Important to get user feedback, meaning to get things in front of them. Use drawings to keep people from getting bogged down by aesthetics.

Twitter released Bootstrap, an open source style guide that will put your feet in your shoes. It allows you to get really quick feedback on static images and interactive pieces, but will not make your site “instant delicious”.

Allows a lot of customization based on grid system.

Prototype yourself out of the cave.

Some References:


Some archive/relevant links:

Code4lib Day 3: Keynote #2 Lazy Consensus

by Bethany Nowviskie, University of Virginia

She began by expressing that it is great to have a speaker from the inside the community and lots of thanks to the invitation to talk. Then continued to talk a bit about her background and where she is coming from, including Blacklight and Hydra. She is now in the library world, where she was introduced to many issues such as open access, class issues.

Lazy Consensus

Frequently, lazy consensus gets formalized, such as in committees. When a decision needs to be made, a proposal is put forward. Some might agree, but the default answer is yes. If there are objections, then you go back, but usually just some adjustments. In order to object, people need to take the time to think and take the effort.

Some might think that there are fortunes for the bold. However, with this social contract where  we already agree that if you don’t say yes or no, “we’re not waiting on you,” inertia can work with you or against you.

Chaotic Good

Your team should work in lazy consensus. Use it to do what you know is right. How do you know what’s right? Make sure you’re one of the good guys. Act and speak up when you need to.

Ideal Conditions

  • skunkworks / R&D operations – trust them to have a plan
  • developer-driven 20% time
  • rabble-rouse… in disguise – organize smartly to fit in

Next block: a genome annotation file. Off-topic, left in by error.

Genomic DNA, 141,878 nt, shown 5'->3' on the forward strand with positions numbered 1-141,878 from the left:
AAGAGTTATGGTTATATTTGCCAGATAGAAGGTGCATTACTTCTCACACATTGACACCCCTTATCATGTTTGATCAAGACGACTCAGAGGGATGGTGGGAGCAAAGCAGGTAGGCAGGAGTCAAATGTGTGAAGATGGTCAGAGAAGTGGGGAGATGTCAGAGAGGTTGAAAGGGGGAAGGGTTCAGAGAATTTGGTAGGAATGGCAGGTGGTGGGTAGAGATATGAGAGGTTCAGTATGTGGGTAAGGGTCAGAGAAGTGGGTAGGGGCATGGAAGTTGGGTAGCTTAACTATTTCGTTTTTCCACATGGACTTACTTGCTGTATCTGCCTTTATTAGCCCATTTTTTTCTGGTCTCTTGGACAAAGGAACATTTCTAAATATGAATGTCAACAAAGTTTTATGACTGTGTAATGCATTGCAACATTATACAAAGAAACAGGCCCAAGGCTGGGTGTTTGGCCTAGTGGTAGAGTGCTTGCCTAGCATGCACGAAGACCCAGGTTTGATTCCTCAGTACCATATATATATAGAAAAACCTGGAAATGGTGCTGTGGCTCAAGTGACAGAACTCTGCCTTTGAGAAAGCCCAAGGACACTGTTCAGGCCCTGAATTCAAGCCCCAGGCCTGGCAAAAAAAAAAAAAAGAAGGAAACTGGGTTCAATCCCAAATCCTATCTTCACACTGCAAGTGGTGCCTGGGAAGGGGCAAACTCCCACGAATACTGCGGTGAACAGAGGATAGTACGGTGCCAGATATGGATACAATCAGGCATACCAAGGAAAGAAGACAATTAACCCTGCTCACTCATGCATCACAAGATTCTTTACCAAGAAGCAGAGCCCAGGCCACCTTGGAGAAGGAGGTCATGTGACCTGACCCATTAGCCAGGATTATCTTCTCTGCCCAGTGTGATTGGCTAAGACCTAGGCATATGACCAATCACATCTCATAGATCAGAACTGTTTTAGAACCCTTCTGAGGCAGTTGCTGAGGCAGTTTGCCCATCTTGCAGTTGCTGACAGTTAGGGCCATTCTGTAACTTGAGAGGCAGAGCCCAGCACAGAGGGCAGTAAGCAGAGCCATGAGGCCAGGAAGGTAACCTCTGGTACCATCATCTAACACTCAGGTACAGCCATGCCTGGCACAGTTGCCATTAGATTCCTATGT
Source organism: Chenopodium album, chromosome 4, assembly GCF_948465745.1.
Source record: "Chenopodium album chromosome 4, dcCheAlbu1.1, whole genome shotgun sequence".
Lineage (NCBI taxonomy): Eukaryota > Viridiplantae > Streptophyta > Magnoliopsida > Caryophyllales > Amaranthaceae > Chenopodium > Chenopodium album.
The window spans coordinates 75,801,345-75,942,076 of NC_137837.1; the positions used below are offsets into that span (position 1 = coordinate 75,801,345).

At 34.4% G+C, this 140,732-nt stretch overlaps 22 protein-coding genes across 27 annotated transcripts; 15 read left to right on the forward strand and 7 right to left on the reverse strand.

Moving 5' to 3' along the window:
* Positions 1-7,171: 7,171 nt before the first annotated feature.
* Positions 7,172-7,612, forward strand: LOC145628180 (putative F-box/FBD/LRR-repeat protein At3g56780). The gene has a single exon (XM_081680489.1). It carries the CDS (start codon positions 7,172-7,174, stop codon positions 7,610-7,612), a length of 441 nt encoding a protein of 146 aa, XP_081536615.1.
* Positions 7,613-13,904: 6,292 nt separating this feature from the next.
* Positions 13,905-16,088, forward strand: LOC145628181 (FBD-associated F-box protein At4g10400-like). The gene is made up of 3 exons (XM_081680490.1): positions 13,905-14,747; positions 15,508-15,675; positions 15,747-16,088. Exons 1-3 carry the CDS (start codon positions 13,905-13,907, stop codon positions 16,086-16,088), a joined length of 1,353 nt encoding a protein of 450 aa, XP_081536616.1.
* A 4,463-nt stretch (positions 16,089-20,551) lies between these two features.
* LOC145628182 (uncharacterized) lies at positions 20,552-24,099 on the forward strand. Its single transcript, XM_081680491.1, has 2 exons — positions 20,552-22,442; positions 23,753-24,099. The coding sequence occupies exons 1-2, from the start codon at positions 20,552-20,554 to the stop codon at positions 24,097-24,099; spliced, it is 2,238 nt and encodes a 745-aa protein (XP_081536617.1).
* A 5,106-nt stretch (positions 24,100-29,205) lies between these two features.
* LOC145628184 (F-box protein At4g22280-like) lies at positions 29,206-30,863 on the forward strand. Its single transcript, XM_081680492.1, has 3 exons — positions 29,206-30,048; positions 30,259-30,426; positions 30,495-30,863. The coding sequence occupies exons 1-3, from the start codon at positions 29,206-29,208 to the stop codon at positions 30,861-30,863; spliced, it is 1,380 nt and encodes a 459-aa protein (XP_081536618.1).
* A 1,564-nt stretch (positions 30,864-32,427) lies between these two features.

• knowing your enemies (trends, not people) – extract personalities, because usually fighting bad trends, not people
  • finding your friends (people, not just trends) – check data preservation, open access, digital humanities people

Your (Ethical) Obligations

  • always share information freely – it will fail otherwise
  • never shut out the public services and user experience
  • practice what you’d teach – think mentoring a promising novice
  • if you screw up, confess
  • try not to screw up in the first place

In Applying

If you have a bad technical plan, the library administration might not notice whether you implement it to the letter. They probably care more about the spirit than the letter of it. However, do genuinely try to explain to all levels of the organization.

Never do it alone. The word consensus is in there for a reason. You need enough people who agree on the direction to take that can be implemented reasonably and sustainably.

Keep talking to people.


If you produce, administration will have your back, but then you need to deliver a product that will make everyone look good, even the dead weights.


The library is not involved enough in larger issues at the university, national, or government level. One common example is the research that is produced, peer-reviewed, and then sold back to the university at exorbitant prices.

It’s up to you to make contact with the leadership level of the organization. If you have a problem, put it on the agenda. Make the first move.

Shift Needed

There should a bias toward action. Stagnation is a far, far greater danger than taking measured risks.

Drive it like you stole it.

Q & A Comments

Does this reflect reality? Sometimes it is the person. – Act like it is the trend, even if it is the person. This will work better in some areas than others, but it is flexible.

Some believe that they are righteous and do not care about consensus. – Power to the people. Get enough of the staff to implement a directive.